Why Investors Herd: Jason Zweig’s Latest The Intelligent Investor Column in the WSJ

I do not always agree with Jason Zweig’s recommendations, but we definitely share a similar investing philosophy, and I do agree with him often. The usual reason that I disagree with Jason is that he is more resigned than I am to the idea that individual investors have no chance to earn outstanding risk-adjusted investment returns. He is in the Bogle camp and he most often recommends that individual investors invest in index funds. But, in Jason’s The Intelligent Investor column in Saturdays’ Wall Street Journal titled: “Have You Herd? Your Adviser is Scared to Set You Straight,” he writes about the importance of avoiding herding behavior. This is another instance in which I completely agree with him.

 The key passages:

Investment professionals are supposed to exercise independent judgment; in Warren Buffett’s words they should be fearful when others are greedy and be greedy when others are fearful. It doesn’t always work out that way…

He then demonstrates that pension fund portfolio managers are just as poor at timing markets as individual investors who plow into hot products near the peak of the cycle and withdraw in record numbers near the bottom, which I wrote about in an earlier post.

The stampede into bonds coincided with a rush out of stocks that may be intensifying. A recent survey of financial advisers by Charles Schwab found that 77% planned, over the second half of 2010, to maintain or even raise the proportion of their clients’ assets that are invested in bonds…Yet bond prices are near all-time highs and future returns are likely to shrink…By selling stocks as they fell and buying bonds as they rose, advisers may have ended up exposing clients to more risk, rather than less.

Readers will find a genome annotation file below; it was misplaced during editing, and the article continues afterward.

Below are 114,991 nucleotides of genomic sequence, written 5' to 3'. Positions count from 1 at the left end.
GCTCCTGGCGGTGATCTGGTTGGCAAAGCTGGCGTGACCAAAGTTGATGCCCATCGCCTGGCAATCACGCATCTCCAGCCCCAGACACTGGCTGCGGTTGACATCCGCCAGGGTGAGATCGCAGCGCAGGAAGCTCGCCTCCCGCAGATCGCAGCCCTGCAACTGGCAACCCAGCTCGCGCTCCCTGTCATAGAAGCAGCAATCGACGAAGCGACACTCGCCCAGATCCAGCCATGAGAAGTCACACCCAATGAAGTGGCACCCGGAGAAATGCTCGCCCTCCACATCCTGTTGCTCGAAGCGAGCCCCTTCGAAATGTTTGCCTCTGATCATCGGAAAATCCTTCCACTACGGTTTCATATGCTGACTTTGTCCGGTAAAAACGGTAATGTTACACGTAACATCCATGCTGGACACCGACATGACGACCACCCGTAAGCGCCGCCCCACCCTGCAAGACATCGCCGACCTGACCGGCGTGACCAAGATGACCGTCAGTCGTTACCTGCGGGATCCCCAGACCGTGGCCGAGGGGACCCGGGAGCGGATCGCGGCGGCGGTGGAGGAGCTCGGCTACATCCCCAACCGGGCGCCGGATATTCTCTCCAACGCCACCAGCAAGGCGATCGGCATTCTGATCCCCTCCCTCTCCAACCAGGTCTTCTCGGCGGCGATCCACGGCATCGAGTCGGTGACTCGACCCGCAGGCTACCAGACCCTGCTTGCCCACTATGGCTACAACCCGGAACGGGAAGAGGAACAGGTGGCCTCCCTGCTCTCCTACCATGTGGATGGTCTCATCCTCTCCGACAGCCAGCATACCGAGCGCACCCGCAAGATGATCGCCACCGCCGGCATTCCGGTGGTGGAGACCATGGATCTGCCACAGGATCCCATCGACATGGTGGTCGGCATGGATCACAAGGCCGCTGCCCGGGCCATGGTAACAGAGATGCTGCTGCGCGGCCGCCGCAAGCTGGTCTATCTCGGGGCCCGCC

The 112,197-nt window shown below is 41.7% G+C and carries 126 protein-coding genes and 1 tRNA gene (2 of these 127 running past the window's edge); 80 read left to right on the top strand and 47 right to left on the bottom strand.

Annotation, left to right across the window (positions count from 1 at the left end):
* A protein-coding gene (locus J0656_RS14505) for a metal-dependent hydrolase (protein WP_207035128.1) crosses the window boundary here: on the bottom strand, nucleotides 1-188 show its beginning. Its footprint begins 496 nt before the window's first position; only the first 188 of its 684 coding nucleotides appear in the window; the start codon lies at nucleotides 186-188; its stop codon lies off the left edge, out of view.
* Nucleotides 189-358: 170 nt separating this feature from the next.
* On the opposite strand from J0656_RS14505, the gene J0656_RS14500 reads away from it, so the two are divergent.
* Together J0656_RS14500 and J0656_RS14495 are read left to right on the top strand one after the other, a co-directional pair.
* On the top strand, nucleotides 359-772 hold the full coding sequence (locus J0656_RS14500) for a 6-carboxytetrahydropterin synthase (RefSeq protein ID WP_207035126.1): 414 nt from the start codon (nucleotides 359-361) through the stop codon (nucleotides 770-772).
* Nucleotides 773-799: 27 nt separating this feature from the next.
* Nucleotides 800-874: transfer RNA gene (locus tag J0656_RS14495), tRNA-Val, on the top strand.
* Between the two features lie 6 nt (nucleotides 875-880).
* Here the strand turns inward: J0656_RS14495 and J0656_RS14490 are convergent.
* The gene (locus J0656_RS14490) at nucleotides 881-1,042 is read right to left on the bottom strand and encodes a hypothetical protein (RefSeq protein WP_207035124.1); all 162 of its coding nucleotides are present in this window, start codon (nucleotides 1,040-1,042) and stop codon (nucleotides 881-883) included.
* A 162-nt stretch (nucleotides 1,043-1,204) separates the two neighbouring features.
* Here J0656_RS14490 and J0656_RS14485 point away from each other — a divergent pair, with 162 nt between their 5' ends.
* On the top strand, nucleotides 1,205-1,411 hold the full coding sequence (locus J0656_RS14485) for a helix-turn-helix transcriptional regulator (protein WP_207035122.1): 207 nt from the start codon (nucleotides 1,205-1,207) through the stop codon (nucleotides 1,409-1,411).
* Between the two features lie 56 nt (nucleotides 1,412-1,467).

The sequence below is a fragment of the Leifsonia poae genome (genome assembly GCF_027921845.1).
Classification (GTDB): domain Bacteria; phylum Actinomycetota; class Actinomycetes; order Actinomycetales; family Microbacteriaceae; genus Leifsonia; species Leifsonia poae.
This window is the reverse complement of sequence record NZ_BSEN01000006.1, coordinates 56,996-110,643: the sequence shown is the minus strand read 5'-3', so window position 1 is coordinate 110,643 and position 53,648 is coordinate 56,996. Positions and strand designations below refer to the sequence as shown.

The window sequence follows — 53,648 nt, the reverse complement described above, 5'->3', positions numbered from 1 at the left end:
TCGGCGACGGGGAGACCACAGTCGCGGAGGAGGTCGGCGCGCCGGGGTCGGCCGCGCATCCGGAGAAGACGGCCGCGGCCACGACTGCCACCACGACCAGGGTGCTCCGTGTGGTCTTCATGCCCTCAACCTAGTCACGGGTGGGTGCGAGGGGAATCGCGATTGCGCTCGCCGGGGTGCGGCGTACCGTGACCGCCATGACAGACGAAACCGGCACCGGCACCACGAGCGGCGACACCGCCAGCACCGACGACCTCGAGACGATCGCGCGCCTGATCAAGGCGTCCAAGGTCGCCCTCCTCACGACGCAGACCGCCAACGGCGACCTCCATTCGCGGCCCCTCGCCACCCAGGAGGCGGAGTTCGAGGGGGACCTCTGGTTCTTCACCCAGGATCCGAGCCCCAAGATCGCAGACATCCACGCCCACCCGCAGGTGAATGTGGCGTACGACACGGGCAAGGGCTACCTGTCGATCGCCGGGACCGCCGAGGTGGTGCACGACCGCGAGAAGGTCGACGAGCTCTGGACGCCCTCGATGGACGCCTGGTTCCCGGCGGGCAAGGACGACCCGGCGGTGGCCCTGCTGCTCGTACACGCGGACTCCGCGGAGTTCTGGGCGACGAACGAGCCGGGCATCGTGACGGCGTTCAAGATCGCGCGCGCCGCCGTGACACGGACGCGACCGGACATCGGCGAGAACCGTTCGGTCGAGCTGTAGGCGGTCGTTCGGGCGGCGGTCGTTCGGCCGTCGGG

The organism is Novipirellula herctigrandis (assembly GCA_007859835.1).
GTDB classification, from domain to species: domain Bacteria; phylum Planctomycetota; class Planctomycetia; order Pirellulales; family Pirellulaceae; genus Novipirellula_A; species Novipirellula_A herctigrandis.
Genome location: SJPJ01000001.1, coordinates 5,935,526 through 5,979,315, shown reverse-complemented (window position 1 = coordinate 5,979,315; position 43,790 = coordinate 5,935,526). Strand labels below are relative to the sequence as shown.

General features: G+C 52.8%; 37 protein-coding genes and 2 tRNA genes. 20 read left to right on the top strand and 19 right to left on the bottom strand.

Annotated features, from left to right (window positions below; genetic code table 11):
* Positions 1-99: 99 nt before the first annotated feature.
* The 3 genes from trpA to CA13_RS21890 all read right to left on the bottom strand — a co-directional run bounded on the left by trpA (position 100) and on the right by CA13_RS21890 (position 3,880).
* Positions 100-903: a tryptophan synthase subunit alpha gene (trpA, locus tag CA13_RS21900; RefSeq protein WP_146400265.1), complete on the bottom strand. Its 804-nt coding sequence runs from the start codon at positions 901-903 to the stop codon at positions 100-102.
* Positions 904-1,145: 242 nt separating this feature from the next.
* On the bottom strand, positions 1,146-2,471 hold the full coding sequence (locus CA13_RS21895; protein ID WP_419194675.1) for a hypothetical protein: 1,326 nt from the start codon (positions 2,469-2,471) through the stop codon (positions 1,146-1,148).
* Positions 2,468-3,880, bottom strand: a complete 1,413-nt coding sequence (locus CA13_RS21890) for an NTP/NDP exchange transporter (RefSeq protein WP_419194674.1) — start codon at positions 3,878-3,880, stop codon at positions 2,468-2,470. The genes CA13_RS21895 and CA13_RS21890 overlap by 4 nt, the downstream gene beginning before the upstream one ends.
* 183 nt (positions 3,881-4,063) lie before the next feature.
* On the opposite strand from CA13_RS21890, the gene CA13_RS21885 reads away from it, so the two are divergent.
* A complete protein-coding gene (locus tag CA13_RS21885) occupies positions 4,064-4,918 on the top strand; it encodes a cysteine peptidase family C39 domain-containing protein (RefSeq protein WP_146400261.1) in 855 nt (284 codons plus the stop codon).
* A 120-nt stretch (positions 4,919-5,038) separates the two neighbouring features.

Jason wrote that there are two possibilities for this instance of herding behavior: First, because of the financial crisis, investors are watching their advisers closer than before. He then quotes a survey of advisers who said they were reluctant to invest in equities when they knew that their investors were frequently looking at their portfolio selections.

A second reason: Advisers would rather not disabuse you of your biases and strongly held opinions. He explains that notion using a quote from Antoinette Schoar, an economist from MIT:

“Chasing past returns is kind of a nice bias from an adviser’s point of view,” she adds. “It generates more fees”—especially for advisers who earn commissions each time they sell stocks or mutual funds…your adviser might not give you a second opinion. He might merely echo your own, making you think he is smart because he agrees with you—and clearing the path of least resistance to his next commission. Sometimes acting like sheep just pays (the adviser) better.

Don’t be sheep. If you recognize your adviser in these paragraphs, you should fire him or her.

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